For Immediate Release
October 5, 2015
NCTO Thanks the U.S. Government for their Close Cooperation on Key Issues in the Textile Chapter
Washington, D.C. – Responding to the announcement that the Obama Administration has successfully concluded the Trans-Pacific Partnership (TPP), NCTO expresses gratitude to U.S. negotiators for their close cooperation on key issues in the textile chapter. The twelve nations who finalized the agreement include the United States, Australia, Brunei, Chile, Canada, Japan, Malaysia, Mexico, New Zealand, Peru, Singapore, and Vietnam. These countries represent nearly 40% of global gross domestic product.
Like all private sector stakeholders, NCTO is anxious to learn the exact details of the final TPP agreement. Once it is released to the public, NCTO will undertake a thorough analysis of the text to assess the impact of the agreement on domestic textile manufacturers.
“We would like to thank Ambassador Michael Froman and the U.S. government for working closely with NCTO throughout the entire TPP process,” said NCTO President Augustine Tantillo, who was in Atlanta for the talks. “Though we are waiting to examine the final details, our briefings at the Atlanta TPP round lead us to believe that U.S. negotiators were able to achieve a well balanced and reasonable outcome for U.S. textile manufacturers and our partners within the Western Hemisphere,” he continued.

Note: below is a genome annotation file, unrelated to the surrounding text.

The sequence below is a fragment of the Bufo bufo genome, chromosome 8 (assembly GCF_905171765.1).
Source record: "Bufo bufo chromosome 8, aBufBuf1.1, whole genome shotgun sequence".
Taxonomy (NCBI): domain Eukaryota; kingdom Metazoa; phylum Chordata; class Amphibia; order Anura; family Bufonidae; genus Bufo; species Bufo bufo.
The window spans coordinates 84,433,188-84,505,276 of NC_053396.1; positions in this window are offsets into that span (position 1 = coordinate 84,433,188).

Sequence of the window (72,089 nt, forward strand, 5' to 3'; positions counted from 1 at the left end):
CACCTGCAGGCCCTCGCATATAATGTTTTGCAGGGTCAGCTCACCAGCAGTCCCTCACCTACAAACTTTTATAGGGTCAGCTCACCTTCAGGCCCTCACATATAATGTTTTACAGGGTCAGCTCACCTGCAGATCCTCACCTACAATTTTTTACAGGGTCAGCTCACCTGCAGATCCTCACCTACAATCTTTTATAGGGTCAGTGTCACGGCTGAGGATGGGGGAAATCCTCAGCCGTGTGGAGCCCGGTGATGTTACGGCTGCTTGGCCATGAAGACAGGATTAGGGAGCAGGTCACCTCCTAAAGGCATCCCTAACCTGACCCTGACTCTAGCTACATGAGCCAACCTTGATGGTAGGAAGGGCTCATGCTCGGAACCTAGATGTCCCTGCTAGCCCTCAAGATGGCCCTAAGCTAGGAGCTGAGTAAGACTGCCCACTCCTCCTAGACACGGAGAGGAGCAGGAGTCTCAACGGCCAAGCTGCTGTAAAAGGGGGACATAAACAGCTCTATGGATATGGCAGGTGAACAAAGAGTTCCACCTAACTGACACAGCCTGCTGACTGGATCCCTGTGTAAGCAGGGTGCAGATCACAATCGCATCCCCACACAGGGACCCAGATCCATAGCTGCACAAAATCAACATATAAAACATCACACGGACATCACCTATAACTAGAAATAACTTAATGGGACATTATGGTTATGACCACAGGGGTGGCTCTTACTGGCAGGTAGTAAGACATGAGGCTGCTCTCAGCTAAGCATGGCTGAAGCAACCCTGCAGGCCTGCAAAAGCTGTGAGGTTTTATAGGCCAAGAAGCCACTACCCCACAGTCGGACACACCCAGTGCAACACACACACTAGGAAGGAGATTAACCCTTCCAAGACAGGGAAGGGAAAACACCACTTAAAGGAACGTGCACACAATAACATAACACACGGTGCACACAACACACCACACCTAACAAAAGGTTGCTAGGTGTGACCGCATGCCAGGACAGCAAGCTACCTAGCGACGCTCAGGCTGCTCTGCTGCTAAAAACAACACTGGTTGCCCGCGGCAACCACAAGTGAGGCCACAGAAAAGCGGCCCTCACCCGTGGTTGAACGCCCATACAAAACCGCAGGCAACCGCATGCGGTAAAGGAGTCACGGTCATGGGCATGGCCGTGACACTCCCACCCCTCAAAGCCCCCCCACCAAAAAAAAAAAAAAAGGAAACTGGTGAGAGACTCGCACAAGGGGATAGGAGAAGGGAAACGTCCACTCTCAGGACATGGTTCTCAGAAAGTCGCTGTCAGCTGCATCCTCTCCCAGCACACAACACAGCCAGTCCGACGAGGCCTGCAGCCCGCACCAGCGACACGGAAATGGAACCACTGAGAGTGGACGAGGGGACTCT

In 2014, textile and apparel exports from the current TPP countries to the U.S. totaled $19 billion. Tantillo stated, “Due to the sheer volume of trade covered by this agreement, it was critical that the final terms strongly reflect our input. This included the need for TPP to establish a yarn forward system as the basis for rule of origin determinations and the setting of multi-year tariff phase-outs on sensitive textile and apparel products. Based on our debrief with the U.S. government in Atlanta we believe that, in great part, these key objectives were met.”
The U.S. textile and apparel industry is a significant contributor to the overall U.S. economy, producing over $70 billion in annual output and employing nearly 500,000 workers nationwide. In addition, the U.S. textile and apparel sector exported nearly $24 billion in goods in 2014.